Last night we had a reception with supporters of the orchestra, staff, administrators, and friends from the American Composers Forum and New Music USA. This was a great way to get to know some of the folks who fuel the Composer Institute and have believed in it since the beginning. Maestro Vänskä, President Kevin Smith, and Composer Institute Director Kevin Puts spoke about the program, and the seven of us each gave a short talk about ourselves and our music. Even after hearing my fellow composers' music all week and getting to know them, I learned even more about everyone hearing them speak.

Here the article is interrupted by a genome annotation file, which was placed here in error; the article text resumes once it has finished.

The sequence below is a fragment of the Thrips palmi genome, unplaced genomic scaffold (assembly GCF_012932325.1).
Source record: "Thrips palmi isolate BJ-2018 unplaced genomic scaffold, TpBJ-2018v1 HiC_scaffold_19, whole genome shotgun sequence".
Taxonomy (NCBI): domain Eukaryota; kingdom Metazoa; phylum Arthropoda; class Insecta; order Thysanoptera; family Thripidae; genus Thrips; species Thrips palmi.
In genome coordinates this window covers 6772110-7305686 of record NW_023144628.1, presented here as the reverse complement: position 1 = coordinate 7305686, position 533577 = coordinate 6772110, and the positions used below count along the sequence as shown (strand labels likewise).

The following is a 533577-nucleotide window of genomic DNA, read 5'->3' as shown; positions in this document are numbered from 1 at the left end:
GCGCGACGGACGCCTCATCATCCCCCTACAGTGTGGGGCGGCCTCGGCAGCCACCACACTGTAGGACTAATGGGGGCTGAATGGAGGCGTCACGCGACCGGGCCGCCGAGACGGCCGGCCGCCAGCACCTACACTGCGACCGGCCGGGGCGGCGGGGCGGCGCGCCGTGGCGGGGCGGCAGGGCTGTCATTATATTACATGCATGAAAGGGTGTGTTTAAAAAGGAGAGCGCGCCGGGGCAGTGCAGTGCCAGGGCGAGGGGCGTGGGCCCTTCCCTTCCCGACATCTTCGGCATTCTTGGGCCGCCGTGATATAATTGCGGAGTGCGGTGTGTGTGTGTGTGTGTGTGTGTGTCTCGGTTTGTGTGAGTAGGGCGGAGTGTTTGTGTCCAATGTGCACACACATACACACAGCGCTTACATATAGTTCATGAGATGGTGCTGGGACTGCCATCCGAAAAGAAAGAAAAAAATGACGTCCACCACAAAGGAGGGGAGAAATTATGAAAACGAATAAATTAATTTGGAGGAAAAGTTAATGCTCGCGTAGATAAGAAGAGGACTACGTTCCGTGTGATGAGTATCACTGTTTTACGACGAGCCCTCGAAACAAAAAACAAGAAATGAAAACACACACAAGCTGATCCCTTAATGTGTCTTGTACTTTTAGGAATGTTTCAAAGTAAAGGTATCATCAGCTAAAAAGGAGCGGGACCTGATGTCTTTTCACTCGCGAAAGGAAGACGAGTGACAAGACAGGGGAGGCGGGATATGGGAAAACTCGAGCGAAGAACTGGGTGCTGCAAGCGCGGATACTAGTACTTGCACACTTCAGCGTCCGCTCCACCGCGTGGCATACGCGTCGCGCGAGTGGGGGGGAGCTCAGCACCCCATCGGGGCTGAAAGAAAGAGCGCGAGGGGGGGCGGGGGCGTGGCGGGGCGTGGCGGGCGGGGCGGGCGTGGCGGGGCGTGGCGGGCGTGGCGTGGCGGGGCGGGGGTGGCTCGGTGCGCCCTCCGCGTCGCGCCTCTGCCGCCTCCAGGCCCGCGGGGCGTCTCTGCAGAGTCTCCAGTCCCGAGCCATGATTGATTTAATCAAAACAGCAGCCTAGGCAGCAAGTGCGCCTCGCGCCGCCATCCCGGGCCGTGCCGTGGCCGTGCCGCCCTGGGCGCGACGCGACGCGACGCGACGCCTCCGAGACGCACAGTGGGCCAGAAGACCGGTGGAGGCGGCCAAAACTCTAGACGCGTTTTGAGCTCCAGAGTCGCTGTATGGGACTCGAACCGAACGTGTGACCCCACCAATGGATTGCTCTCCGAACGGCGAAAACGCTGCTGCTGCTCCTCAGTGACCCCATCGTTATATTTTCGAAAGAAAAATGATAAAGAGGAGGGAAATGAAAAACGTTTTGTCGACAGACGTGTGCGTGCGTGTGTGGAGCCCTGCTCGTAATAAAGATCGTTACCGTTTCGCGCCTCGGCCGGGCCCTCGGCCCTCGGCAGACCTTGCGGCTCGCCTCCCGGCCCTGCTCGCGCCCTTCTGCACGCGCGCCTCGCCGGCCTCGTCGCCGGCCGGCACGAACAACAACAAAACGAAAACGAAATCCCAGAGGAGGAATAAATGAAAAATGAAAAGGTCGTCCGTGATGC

For those reading who don't know me personally, I place a lot of importance on language and words (which is why it's fun to be the blogger for the institute!) and I think it's essential for composers to be able to speak and write about their work. I have to say, I was proud of us last night. Public speaking isn't easy, but I thought we all expressed ourselves articulately and sincerely, giving our audience a more detailed view of where we come from and what inspires our music.

After the speeches, we took some audience questions, and my personal favorite was the question about our musical influences. Anthony Vine talked about being inspired not just by composers from the past and present, but by visual artists as well. The dialogue that can exist among artistic mediums is something I find really fascinating, so I'm glad Anthony brought it up.